Is WMM enabled on an access point?

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Is it possible to tell without access to the configuration, if a given
access point supports WMM? Is there some flag checked in the packets sent,
or similar?

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Re: Is WMM enabled on an access point?
wrote:

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Capture and decode some streaming traffic with Wireshark.  WMM or WME
packets should be tagged and obvious.  
<http://www.smallnetbuilder.com/wireless/wireless-features/30837-does-wi-fi-multimedia-wmm-really-do-anything-part-3?start=2

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Re: Is WMM enabled on an access point?
Jeff Liebermann (for it is he) wrote:

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OK, so that's LAN side, but I can't do that until I actually get a
connection going. The problem I have is a fussy wireless client [Spectralink
SIP handset] that is refusing to see some access points that claim to have
WMM enabled, but the SIP phone is the only arbiter of WMM that I have. From
what I can tell, WMM interacts with DSCP and TOS at some level, so how could
a client refuse to connect to an SSID on the basis of no WMM, unless the
capability is advertised somehow?

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Re: Is WMM enabled on an access point?
alexd (for it is I) wrote:

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OK, I got it. Reading a Kismet dump file with Wireshark, drilling down into
a beacon packet, I see:

Tag: Vendor Specific: Microsof: WMM/WME: Parameter Element

and below that, the various WMM/WME properties of the packet. So that's how
it works. Now why couldn't I find that with Google?

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Re: Is WMM enabled on an access point?
wrote:

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Nope.  WMM is all on the LAN side.  Just connect your wireless device
to the router and sniff away.  No need for an internet connection to
see WMM and WME in action.
<http://en.wikipedia.org/wiki/Wireless_Multimedia_Extensions

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Spectralink was bought by Polycom in 2007.  Are you running some type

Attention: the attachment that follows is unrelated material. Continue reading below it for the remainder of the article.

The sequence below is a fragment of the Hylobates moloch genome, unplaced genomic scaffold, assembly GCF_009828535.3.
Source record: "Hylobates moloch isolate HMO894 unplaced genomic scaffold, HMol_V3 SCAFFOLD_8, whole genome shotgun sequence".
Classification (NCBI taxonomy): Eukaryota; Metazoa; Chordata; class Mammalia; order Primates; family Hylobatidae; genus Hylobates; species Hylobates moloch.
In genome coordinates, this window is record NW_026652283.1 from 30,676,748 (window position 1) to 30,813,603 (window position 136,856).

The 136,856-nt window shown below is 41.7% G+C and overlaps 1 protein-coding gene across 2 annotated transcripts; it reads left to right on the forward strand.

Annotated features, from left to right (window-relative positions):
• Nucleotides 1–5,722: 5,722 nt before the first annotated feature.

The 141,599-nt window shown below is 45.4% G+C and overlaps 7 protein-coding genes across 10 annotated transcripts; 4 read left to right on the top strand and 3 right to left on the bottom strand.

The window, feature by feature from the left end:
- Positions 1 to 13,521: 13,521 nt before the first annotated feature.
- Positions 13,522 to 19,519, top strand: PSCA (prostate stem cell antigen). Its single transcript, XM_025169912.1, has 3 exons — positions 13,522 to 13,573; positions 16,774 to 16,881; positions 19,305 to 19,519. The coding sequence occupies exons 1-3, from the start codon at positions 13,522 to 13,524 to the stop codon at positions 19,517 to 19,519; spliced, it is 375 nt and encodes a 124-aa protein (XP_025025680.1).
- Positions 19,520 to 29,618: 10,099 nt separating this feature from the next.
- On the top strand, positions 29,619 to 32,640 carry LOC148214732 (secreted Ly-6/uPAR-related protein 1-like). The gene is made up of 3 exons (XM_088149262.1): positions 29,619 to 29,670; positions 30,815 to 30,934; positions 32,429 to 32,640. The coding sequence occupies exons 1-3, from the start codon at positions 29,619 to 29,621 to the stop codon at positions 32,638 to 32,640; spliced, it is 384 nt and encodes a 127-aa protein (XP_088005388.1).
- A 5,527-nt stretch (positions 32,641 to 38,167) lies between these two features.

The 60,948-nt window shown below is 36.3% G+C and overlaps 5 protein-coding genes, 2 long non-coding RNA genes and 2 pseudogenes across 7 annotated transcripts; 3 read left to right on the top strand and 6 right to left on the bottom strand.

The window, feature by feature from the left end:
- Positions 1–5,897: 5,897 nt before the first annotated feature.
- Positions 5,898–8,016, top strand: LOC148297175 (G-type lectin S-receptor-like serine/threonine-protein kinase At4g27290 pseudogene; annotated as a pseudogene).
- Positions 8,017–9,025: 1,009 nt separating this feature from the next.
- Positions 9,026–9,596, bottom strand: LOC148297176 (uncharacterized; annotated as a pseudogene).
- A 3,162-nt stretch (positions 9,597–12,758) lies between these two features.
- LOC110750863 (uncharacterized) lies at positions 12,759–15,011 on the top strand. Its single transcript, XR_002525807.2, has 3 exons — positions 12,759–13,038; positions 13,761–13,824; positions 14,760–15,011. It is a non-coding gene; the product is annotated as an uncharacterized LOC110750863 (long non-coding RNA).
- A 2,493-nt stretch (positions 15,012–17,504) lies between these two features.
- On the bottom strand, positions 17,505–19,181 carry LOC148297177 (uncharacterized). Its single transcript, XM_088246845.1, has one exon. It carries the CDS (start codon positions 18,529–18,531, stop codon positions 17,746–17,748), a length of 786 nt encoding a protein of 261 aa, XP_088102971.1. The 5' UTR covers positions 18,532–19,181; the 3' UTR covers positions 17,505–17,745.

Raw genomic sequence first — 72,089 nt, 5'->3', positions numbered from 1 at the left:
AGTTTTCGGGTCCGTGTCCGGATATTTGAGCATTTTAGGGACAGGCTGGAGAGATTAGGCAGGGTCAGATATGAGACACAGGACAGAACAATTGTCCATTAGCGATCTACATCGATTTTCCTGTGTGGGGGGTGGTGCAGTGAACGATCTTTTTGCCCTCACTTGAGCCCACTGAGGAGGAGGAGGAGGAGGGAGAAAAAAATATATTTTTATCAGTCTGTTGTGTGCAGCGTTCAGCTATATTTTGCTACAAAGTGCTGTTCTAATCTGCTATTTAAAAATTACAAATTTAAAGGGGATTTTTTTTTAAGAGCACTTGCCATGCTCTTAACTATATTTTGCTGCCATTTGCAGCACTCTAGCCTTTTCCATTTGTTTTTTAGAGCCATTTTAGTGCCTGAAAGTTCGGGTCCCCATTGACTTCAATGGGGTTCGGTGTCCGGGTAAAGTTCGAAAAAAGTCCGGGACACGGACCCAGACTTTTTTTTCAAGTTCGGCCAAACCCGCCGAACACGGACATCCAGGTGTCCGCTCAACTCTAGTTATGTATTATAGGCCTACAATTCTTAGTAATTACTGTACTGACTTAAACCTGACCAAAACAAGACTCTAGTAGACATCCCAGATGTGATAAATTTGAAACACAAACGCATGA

of antique?  A model number would be helpful.

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For most devices, there's nothing in the client that reeks of WMM or
WME.  WMM is just a sub-set of QoS, where the router classified the
type of traffic into 4 queues by categories, and rearranges the order
of packets by the most time sensitive packets to the least time
sensitive.  There's nothing the SIP phone needs to do to make this
happen as it's all in the router.

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To the best of my knowledge, there's nothing in the wireless
connection or authentication ritual that can be set to require WMM,
WME, QoS, or any other service.  That's because these and other such
services all are on Layer 3 (IP layer), while 802.11 wireless operates
on layer 2 (MAC layer).  However, DSCP is a layer 2 protocol, which
does it's QoS work at Layer 2.  There might be some such requirement,
but I haven't seen it.  TOS (Type of Service) is much the same as QoS
on Layer 3, except with 15 levels of service.  

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Re: Is WMM enabled on an access point?
Jeff Liebermann (for it is he) wrote:

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8440


Well, it may not need to, but it's choosing to in order to enforce 'best
practise', I guess.

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Re: Is WMM enabled on an access point?
wrote:

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Thanks.  I couldn't find anything in the manual on the topic. However,